Description could include: 

  • Paper or thesis abstract 

  • Description of the dataset such as: 

    • Explanation of csv files containing the data 

    • Clarification on coding used for analysis of data 

    • Period of data collection 

    • Location of data collection 

Reports/Standards - the description may only be one line (e.g. this report details how the TAC for sardine is calculated using OMP-18rev) 

Pre-2020 items: 

  • We won’t detail where the data comes from because the data may come from other sources/papers or from ‘old’ surveys - it goes too far back to merit its inclusion. 

  • In most cases, the abstracts/descriptions of these items will be one-liners - please expect this (if it is an actual description, then you are just very lucky ;) 

  • Presentations will not include any detailed description - just where it took place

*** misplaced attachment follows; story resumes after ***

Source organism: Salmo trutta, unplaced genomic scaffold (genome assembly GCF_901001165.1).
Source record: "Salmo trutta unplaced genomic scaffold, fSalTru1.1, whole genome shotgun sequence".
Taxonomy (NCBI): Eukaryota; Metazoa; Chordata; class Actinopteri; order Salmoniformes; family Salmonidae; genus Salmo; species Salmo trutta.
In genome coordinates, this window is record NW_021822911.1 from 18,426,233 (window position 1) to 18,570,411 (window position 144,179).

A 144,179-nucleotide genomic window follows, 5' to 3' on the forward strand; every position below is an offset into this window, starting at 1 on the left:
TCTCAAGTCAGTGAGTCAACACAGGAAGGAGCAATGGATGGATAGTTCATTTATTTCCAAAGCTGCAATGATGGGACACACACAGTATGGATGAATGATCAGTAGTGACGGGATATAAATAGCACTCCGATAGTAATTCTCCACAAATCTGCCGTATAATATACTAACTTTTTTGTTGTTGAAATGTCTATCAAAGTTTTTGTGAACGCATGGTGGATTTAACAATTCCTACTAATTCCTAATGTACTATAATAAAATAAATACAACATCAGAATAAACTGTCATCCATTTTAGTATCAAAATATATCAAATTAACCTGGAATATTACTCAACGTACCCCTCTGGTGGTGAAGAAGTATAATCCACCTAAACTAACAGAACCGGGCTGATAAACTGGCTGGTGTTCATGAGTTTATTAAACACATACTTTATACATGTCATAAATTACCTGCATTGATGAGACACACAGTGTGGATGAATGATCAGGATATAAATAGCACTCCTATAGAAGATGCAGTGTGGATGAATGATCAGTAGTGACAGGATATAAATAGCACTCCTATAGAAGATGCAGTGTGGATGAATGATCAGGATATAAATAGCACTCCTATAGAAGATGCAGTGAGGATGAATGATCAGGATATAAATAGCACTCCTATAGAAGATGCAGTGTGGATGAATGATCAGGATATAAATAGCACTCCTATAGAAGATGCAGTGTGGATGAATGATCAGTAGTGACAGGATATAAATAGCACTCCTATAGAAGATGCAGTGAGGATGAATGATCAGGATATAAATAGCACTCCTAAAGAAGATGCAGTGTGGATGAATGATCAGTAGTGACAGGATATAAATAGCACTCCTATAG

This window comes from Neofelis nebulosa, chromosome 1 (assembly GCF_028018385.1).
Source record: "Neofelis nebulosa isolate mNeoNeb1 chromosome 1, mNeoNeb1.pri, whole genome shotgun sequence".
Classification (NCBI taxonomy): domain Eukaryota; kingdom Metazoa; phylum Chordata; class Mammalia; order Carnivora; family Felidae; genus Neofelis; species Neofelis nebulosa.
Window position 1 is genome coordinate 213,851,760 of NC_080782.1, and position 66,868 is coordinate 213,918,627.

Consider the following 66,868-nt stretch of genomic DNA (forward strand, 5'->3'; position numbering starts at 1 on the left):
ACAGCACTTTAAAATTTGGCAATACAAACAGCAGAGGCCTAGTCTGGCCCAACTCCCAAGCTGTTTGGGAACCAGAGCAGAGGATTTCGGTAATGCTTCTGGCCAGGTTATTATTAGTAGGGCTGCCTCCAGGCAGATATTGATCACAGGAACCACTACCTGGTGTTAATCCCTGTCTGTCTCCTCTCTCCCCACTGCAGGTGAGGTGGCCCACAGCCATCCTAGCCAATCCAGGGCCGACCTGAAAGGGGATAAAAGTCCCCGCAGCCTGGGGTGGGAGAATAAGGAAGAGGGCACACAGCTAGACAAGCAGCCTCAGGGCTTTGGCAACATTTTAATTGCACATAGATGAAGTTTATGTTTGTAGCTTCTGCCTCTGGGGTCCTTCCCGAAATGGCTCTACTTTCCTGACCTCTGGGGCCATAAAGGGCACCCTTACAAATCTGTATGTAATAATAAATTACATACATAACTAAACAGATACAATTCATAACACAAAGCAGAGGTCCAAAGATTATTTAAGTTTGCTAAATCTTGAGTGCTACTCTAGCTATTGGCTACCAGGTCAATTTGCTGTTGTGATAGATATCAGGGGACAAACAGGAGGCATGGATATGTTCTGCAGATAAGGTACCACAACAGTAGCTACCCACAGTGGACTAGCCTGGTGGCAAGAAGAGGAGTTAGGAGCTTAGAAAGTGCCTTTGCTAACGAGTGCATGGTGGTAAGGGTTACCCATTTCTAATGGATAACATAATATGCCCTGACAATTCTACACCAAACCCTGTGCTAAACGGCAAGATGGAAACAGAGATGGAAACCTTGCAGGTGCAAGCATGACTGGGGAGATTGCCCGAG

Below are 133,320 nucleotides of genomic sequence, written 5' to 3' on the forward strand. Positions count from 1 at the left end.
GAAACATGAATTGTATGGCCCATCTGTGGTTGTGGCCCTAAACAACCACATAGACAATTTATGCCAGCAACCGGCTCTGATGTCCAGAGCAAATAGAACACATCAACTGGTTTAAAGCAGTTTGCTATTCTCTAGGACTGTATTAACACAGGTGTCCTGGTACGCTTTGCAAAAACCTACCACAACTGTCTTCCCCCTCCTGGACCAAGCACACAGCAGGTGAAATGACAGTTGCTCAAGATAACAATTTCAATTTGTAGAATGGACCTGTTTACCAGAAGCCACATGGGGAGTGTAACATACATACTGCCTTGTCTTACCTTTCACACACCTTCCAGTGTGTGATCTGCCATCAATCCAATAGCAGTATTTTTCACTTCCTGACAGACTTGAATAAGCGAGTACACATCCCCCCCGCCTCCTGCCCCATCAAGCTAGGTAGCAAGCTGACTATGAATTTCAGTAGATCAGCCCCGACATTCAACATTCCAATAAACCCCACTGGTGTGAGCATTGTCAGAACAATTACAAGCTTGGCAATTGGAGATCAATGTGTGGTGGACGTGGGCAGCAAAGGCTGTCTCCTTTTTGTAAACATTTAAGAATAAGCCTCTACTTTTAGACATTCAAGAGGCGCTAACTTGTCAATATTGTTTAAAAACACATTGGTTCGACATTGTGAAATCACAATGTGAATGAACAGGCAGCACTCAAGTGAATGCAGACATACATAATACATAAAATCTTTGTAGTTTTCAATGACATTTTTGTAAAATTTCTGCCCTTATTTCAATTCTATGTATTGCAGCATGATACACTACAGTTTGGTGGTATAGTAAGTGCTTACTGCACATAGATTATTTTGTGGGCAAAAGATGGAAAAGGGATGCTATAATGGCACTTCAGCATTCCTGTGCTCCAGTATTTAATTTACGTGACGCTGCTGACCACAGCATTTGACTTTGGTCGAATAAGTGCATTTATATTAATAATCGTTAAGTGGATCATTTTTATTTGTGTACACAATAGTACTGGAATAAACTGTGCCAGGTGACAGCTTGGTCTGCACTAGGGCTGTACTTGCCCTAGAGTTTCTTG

Post-2020 items: 

  • I’ll ask the team to include a brief one-liner on where their data comes from. 

  • The team knows they must include an abstract/description and keywords with their presentation - it is sent back to them to have this information included. 

Abstracts/descriptions are in most cases relevant to the organisation is applies to (e.g. IWC, DFFE, ICCAT) - it meets those organisations’ requirements so is unlikely to change

  1. Funding: 

Grant number (NB: NRF grantees!) 

  1. References: 

  • Insert a link to the thesis/dissertation/journal article 

  • AND/OR links to external databases from which the data was collected 

  • AND/OR links to where performances were hosted, e.g. YouTube 

  • AND/OR links to where presentations were hosted, e.g. conference website, Slideshare 

  • AND/OR links to departmental websites, project websites, etc. 

  1. Licence: 

CC BY 4.0 (unless there is a specific reason to choose otherwise) 


  1. Department/Unit: 

Department of Mathematics and Applied Mathematics, University of Cape Town